In 2019, there were 4.45 million nurses and midwives employed in the European Union (EU), counting both professional and assistant nurses and midwives. This corresponded to half a million more nurses and midwives being employed in the EU in 2019 compared to 2012, with a steady increase over this period.
In relative terms, Malta (+0.7 percentage points), Croatia and Portugal (both +0.5 pp) recorded the highest increase in the shares of nurses in total employment between 2011 and 2019. In contrast, Ireland (-0.6 pp) recorded the highest decrease in the share of nurses over this period, followed by Luxembourg (- 0.5 pp) and Bulgaria (-0.3 pp).
2.4% of Malta’s working population is employed as a nurse or midwife, the fifth highest rate in the European Union and above the EU’s average.
Doctors, nurses and other health personnel are on the front line in the fight to save lives from the coronavirus pandemic. They are applauded and praised as society’s new heroes. Nurses is a key profession in this fight, closely monitoring their patients, administering their treatment, encouraging and soothing them.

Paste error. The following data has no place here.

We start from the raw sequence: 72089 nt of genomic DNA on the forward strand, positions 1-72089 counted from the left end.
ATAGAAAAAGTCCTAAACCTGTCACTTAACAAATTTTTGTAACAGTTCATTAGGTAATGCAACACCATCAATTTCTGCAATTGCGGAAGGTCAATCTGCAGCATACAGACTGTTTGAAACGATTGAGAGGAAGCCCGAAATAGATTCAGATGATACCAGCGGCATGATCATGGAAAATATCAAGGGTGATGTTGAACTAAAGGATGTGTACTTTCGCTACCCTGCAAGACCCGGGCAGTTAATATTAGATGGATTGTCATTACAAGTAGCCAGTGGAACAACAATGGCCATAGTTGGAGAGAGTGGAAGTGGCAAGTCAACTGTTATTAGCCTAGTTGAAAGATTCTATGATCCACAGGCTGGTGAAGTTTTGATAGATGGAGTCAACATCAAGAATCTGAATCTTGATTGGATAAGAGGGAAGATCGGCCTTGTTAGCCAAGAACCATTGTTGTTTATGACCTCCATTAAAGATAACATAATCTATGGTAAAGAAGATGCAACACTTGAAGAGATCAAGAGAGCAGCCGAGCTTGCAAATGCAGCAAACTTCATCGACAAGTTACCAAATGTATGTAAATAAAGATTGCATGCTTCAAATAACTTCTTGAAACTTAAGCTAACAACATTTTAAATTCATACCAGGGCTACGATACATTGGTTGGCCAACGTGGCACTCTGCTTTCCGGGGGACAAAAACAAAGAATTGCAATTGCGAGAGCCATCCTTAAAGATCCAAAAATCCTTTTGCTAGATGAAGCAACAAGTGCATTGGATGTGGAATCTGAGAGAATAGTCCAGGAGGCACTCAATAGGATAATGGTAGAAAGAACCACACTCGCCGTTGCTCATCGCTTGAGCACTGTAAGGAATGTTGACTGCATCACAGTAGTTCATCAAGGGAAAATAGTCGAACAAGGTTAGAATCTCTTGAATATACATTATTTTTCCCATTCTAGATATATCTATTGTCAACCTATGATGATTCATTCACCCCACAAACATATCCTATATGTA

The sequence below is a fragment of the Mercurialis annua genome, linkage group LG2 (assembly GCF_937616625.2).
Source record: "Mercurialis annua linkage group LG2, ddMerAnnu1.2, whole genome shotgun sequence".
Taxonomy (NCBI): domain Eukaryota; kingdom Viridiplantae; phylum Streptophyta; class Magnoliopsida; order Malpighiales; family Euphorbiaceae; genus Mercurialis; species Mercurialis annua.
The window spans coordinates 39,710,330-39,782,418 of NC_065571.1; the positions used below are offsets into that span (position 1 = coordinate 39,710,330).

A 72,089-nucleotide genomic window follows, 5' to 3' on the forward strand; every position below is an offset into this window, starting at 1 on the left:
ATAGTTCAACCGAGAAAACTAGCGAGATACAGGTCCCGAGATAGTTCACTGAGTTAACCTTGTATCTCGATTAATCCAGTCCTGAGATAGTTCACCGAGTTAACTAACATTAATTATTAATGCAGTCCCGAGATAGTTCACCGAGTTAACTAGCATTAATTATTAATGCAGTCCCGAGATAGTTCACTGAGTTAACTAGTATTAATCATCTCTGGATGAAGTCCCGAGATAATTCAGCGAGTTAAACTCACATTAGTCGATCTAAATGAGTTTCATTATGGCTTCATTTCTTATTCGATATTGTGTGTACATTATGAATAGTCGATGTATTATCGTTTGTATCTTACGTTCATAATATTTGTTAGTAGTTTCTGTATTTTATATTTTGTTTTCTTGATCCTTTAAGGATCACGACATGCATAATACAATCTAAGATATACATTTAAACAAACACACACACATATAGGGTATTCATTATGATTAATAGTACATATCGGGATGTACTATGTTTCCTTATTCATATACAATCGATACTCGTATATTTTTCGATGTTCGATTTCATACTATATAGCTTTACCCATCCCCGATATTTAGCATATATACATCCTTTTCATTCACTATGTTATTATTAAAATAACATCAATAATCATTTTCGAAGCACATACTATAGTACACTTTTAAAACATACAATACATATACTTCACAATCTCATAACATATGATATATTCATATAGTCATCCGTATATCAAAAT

The share of nurses and midwives in the total workforce was 2.2% in the EU in 2019. Among the EU Member States, Germany stood out with a share of 3.4%, followed by Finland (3.0%), Belgium (2.9%) and Ireland (2.8%).
In contrast, 11 out of 27 EU Member States recorded shares of nurses and midwives of 1.5% or less in the total employment in the country. The lowest share was 1.1%, recorded in Bulgaria, closely followed by Latvia and Luxembourg (both 1.2%), Estonia, Cyprus and Hungary (all 1.3%), Greece and Poland (both 1.4%) as well as Spain, Portugal and Romania (all 1.5%).
In absolute numbers, Germany recorded close to 1 458 000 nurses and midwives in 2019. This corresponded to one-third (33%) of all nurses and midwives in the EU. France with around 656 000 nurses and midwives (15% of EU’s nurses and midwives) and Italy with around 411 000 (9%) also recorded high numbers.
From 2011 to 2019, the number of nurses and midwives in Germany and France increased by 147 000 and 125 000 respectively, whilst in Italy the number only increased by 15 000 over this period.